Acute haemolysis after transfusion of uncross-matched red blood cell (RBC) transfusion

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Record number: 
Adverse Occurrence type: 
MPHO Type: 
Estimated frequency: 
The authors identified 14 studies evaluating the frequency of acute HTR post-emergency transfusion of uncross-matched RBC units and the literature review found the frequency to be 2/3998 (0.06%, 95%CI, 0.01-0.21%).
Time to detection: 
The clinical complication started soon after the administration of three uncross-matched units of blood, two of which were incompatible with pre-exisiting RBC alloantibodies.
Alerting signals, symptoms, evidence of occurrence: 
A male stabbing victim received three units of uncross-matched RBC units complicated by acute intravascular HTR, disseminated intravascular coagulation (DIC) and renal failure. Acute HTR was shown by haemoglobinuria, free-plasma haemoglobin and methemalbumin, with anti-K and anti-Fya eluted from recipient cells; acute DIC featured severe hypofibrinogenemia, thrombocytopenia, elevated fibrin D-dimer and multiple bilateral infarcts.
Demonstration of imputability or root cause: 
The patient's pre-transfusion blood sample showed blood group A, RhD-negative, with a positive alloantibody screen and negative direct antiglobulin test (DAT). The patient's plasma contained anti-Fya (titre 512) and anti-K alloantibodies (titre 128). Phenotyping and serological cross-match of the three uncross-matched RBC units (two group 0, one group A) showed that two units (typed as Fya+/K+ and Fya+K-) were incompatible. Three days post-uncross-matched RBC transfusion, the DAT was positive (IgG and Complement). Elution studies revealed anti-Fya 3 days post-trauma, both anti-Fya and anti-K 6 days post-trauma and anti-Fya at 3 months post-trauma. Three months post-trauma the patient's anti-Fy and anti-K titres rose to 8192 and 2048, respectively.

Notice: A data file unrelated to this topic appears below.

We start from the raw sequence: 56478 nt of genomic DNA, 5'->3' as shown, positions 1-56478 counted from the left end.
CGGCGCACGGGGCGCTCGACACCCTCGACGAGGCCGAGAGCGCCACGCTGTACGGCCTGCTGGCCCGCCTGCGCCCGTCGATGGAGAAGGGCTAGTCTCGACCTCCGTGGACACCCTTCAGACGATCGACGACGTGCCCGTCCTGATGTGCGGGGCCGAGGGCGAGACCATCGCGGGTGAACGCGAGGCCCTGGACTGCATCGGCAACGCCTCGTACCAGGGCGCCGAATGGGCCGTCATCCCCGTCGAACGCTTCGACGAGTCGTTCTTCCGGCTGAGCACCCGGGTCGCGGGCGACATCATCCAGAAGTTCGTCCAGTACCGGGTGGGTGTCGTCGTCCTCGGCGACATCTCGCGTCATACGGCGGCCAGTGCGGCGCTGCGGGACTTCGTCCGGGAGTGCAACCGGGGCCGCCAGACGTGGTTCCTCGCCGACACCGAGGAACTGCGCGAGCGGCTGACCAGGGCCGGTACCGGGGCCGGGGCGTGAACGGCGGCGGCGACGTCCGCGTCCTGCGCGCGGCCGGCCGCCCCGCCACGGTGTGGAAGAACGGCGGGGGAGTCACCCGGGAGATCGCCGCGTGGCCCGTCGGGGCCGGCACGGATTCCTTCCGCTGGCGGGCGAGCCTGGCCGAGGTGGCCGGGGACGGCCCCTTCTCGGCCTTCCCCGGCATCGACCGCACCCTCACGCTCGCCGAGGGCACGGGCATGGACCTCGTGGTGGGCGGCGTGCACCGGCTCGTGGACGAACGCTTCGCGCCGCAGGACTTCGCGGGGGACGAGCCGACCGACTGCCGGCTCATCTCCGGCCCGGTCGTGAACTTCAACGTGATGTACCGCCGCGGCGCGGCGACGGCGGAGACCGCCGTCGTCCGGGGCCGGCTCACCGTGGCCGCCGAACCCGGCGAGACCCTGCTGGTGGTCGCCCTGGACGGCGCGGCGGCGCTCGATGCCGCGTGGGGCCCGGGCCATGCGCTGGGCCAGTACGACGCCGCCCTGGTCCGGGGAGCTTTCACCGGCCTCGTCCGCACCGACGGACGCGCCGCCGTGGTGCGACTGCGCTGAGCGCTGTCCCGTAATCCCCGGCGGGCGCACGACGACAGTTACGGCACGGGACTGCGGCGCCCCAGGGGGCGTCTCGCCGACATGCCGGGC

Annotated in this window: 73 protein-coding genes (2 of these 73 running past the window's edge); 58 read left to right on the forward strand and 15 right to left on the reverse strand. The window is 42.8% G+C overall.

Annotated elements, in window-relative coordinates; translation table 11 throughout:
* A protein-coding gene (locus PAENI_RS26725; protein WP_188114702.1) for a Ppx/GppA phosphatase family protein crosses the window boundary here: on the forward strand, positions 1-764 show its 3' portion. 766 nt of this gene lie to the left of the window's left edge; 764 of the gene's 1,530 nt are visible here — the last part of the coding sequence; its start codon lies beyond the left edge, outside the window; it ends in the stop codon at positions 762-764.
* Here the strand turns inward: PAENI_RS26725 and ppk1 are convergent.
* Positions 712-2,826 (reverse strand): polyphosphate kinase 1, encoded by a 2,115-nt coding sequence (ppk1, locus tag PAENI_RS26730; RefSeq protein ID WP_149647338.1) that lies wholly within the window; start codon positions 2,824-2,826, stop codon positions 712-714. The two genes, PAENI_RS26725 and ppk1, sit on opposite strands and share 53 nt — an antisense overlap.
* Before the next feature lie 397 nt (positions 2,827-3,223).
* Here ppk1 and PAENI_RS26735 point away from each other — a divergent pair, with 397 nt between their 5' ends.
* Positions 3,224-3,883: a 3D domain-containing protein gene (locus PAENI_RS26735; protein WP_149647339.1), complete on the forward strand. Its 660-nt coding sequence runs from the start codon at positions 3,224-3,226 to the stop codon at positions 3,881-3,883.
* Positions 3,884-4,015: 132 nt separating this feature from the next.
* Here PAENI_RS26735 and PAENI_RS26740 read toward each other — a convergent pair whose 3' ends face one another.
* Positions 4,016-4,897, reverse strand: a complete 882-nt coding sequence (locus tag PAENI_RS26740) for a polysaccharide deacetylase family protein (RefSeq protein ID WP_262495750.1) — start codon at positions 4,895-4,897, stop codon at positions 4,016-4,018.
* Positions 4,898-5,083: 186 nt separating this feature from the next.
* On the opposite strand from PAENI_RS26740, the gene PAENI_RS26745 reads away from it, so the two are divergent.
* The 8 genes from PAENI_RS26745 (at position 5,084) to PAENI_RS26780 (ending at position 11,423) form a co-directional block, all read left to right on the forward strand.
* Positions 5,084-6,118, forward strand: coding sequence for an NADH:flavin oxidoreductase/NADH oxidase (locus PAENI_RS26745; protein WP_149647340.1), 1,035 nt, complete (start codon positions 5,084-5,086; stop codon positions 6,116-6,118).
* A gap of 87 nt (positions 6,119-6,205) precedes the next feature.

Imputability grade: 
3 Definite/Certain/Proven
Groups audience: 
Suggest references: 
J. Fiorellino, A. L. Elahie, T. E. Warkentin. Acute haemolysis, DIC and renal failure after transfusion of uncross-matched blood during trauma resuscitation: illustrative case and literature review. Transfus Med. 2018 Feb 19. doi: 10.1111/tme.12513. [Epub ahead of print]
Expert comments for publication: 
The case presented is a rare example that illustrates the risk of a severe acute HTR related to the common clinical practice of using emergency-release uncross-matched blood. Although this experience should not argue against the use of such transfusions in an emergency-release fashion, clinicians should be attuned to the small but potentially serious risk (<1/1000) of an alloantibody-mediated acute HTR, with the potential for associated morbidity and mortality.